In context: Though we PC gamers have been dealing with scalpers, GPU stock shortages, and overpriced hardware in general for years now, console gamers are not much better off. PS5s and Xbox Series X devices are constantly being bought out by bots and resold en-masse for double the asking price, if not significantly more. US retailers have tried to tackle this problem with CAPTCHAs, queues, and purchase limits, but some Japanese companies are getting more creative.
According to a report from VGC, Japan-based retailers Nojima Denki and GEO have both implemented policies to combat scalping. The former is reportedly using a simple marker to write the name of the console's buyer on the side of any given PS5's box, while also "destroying the packaging for the controller."
GEO, on the other hand, is allegedly marking the inside of every console's box. Apparently, that means drawing a "large cross" on the controller's packaging to note that it's a used console and not brand-new from the shelf.
These strategies are certainly interesting, but it's difficult to say how effective they will be at combating scalpers. They're a clever lot and will almost certainly find a way around the dilemma, or perhaps just ignore it if it doesn't hurt their bottom line too much.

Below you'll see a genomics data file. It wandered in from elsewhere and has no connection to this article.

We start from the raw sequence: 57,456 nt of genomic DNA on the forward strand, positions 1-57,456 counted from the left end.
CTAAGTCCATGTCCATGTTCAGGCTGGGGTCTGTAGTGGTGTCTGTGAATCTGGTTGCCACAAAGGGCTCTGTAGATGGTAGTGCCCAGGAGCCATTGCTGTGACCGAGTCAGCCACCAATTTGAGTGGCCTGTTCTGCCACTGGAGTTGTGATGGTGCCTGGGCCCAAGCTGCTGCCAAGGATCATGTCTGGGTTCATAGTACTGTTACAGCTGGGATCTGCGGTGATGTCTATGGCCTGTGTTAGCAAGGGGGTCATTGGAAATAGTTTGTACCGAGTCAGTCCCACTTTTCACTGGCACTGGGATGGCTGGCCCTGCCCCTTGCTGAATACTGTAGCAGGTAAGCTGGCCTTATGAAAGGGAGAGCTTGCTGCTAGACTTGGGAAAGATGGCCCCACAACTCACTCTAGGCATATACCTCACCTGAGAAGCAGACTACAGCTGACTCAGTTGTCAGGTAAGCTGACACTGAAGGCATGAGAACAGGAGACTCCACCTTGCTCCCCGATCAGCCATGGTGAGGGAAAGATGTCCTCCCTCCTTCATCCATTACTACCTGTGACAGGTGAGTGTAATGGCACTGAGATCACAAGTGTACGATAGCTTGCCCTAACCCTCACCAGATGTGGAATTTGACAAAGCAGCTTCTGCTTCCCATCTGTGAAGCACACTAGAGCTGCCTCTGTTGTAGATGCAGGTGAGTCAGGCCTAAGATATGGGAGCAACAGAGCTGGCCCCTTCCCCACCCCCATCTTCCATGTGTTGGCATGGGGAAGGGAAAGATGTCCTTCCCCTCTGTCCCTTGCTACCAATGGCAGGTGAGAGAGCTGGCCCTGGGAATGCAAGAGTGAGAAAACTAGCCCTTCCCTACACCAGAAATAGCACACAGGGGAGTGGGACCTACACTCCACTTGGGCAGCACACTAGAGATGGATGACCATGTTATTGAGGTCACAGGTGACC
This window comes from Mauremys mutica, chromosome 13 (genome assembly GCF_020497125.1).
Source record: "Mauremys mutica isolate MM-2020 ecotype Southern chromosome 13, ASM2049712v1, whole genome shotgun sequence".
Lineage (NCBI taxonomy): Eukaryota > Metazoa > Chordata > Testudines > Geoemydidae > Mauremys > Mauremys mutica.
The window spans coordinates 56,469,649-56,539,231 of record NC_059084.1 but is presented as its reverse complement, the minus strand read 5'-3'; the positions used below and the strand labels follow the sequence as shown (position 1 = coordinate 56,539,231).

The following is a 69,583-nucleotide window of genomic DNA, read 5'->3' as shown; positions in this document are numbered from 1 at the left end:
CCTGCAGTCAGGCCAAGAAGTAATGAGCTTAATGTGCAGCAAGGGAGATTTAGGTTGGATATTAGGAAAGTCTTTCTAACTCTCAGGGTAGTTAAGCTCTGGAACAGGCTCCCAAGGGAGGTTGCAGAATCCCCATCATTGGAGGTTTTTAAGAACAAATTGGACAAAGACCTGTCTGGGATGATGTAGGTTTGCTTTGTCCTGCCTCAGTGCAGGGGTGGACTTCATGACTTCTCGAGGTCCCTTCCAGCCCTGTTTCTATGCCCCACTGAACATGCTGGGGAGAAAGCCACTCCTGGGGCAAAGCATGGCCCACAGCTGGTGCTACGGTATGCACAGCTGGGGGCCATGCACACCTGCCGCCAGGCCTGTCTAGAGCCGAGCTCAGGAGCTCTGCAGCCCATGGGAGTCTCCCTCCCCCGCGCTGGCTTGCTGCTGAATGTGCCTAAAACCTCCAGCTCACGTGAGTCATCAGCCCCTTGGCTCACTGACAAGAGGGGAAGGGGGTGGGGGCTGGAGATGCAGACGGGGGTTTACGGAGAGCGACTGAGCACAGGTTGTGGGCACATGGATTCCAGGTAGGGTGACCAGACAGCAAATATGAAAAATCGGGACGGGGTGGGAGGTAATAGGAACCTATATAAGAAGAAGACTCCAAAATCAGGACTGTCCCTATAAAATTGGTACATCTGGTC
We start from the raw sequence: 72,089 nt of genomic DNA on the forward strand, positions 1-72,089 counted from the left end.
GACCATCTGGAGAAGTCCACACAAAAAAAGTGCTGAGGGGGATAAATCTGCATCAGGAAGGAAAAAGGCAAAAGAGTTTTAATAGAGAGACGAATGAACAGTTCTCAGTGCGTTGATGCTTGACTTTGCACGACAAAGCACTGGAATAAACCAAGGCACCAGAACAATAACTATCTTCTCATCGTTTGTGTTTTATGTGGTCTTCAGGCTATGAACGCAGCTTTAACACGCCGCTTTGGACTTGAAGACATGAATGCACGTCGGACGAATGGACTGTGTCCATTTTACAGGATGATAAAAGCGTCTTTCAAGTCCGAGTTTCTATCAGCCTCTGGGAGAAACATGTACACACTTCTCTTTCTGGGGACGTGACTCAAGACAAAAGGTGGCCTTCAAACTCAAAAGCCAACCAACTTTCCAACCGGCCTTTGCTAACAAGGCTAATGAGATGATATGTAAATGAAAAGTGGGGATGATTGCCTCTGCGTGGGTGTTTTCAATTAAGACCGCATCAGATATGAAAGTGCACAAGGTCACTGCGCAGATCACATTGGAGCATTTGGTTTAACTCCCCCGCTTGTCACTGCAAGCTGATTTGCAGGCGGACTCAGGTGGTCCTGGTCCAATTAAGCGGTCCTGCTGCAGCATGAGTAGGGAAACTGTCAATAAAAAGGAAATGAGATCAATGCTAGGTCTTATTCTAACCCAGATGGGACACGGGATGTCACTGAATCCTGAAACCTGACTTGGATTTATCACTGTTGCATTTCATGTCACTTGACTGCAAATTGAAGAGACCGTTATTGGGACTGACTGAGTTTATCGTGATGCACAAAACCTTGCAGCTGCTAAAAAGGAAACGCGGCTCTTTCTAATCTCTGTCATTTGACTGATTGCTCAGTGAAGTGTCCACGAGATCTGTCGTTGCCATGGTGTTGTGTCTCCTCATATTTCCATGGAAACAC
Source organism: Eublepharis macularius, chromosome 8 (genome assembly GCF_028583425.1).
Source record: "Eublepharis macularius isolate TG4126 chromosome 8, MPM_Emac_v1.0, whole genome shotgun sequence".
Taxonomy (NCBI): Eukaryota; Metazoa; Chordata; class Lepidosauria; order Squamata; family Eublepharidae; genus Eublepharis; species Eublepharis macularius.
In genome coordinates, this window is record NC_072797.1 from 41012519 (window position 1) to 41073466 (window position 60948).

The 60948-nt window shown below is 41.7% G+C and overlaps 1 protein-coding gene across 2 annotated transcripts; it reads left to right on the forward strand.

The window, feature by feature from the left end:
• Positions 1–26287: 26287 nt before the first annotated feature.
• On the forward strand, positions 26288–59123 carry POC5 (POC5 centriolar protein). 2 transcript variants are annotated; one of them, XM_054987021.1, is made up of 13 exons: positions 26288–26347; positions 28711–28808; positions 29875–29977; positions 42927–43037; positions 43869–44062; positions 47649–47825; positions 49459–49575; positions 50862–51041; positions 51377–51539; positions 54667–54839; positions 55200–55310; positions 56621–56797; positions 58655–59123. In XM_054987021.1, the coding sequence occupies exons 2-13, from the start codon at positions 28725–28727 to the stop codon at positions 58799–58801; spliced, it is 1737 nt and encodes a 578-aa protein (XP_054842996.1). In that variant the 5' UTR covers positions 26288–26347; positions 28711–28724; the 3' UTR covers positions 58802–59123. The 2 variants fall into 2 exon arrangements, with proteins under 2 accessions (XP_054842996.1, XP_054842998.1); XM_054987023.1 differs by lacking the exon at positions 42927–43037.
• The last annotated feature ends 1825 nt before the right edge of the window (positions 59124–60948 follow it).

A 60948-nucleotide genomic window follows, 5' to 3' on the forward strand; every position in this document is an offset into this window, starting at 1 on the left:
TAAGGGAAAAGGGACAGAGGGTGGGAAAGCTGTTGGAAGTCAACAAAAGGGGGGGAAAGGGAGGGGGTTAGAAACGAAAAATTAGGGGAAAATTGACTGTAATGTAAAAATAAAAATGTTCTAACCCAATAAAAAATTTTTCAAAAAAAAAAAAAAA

With that said, Nojima Denkin's solution does seem a little more practical than GEO's. As far as we can tell, the theory is that a scalper might have a hard time selling a device for an exorbitant price if their name is emblazoned on the side.
Perhaps a wary buyer might think it's stolen and push for a return or refund, or maybe they would just prefer a clean box. Of course, since this rule applies to everyone and not just scalpers, the latter group still wouldn't be satisfied buying direct from Nojima Denkin.
At the end of the day, it's a complicated issue, but these companies arguably deserve some credit for thinking outside the box (literally) here. Online queues clearly aren't working, since bots can easily bypass them and legitimate customers regularly get booted to the back of the line. CAPTCHAs are not impossible for sophisticated programs to solve, either, so some retailers evidently feel like they have no choice but to try something new.